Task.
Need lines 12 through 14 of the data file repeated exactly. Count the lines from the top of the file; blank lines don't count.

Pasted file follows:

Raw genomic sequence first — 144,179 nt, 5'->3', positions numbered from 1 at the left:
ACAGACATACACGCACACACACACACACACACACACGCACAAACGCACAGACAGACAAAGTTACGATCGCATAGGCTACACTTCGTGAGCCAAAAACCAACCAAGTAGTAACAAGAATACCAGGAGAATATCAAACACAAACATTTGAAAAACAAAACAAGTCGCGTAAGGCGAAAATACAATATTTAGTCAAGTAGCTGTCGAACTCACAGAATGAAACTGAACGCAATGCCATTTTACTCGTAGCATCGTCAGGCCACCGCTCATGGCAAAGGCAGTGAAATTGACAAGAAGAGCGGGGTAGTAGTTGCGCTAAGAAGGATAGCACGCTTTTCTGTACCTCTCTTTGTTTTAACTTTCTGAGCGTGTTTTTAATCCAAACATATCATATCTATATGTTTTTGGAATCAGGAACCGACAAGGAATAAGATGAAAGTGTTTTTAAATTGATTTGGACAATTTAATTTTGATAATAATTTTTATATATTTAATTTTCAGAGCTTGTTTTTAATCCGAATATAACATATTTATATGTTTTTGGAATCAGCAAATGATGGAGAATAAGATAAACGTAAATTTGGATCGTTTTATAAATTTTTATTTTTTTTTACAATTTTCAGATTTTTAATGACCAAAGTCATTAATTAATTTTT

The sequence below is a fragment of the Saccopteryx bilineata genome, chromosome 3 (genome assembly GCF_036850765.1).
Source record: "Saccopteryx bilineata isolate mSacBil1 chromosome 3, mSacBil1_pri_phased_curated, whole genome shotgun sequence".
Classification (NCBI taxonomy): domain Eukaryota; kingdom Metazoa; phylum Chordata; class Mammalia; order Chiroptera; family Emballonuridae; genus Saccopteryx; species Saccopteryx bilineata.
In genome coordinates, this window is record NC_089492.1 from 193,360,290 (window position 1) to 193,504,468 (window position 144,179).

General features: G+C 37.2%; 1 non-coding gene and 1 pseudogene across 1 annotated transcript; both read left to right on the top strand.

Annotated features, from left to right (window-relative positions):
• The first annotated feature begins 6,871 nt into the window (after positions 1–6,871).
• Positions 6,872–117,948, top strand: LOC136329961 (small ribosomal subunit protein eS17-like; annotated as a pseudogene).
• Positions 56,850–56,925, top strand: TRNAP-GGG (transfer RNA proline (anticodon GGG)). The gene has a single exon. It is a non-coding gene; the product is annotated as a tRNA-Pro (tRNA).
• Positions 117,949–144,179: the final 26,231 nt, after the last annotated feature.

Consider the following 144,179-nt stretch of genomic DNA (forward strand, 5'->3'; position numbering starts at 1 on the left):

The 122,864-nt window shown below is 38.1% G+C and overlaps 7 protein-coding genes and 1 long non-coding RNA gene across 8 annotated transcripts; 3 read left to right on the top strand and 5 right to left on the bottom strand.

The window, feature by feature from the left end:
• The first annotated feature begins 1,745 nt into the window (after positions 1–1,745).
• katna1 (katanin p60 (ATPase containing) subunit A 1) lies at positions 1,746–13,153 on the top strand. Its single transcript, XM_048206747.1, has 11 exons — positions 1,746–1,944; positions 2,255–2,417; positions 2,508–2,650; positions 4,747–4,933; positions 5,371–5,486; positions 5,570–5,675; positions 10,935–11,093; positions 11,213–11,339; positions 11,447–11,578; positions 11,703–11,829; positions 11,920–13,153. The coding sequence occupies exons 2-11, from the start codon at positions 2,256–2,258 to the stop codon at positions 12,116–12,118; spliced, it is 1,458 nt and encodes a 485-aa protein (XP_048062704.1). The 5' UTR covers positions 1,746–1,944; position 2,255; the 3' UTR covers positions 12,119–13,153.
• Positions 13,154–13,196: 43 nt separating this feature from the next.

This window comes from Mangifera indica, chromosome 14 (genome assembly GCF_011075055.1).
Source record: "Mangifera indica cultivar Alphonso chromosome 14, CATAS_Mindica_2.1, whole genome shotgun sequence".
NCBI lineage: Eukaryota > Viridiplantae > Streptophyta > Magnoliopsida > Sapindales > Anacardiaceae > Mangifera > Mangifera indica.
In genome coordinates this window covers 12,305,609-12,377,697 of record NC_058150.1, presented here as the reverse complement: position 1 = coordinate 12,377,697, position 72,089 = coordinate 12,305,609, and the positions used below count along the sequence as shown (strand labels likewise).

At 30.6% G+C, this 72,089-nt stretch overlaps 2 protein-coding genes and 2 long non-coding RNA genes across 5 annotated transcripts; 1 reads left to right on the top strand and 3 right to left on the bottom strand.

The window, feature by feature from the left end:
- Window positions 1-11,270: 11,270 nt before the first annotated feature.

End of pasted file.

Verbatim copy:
• Positions 117,949–144,179: the final 26,231 nt, after the last annotated feature.

Consider the following 144,179-nt stretch of genomic DNA (forward strand, 5'->3'; position numbering starts at 1 on the left):

The 122,864-nt window shown below is 38.1% G+C and overlaps 7 protein-coding genes and 1 long non-coding RNA gene across 8 annotated transcripts; 3 read left to right on the top strand and 5 right to left on the bottom strand.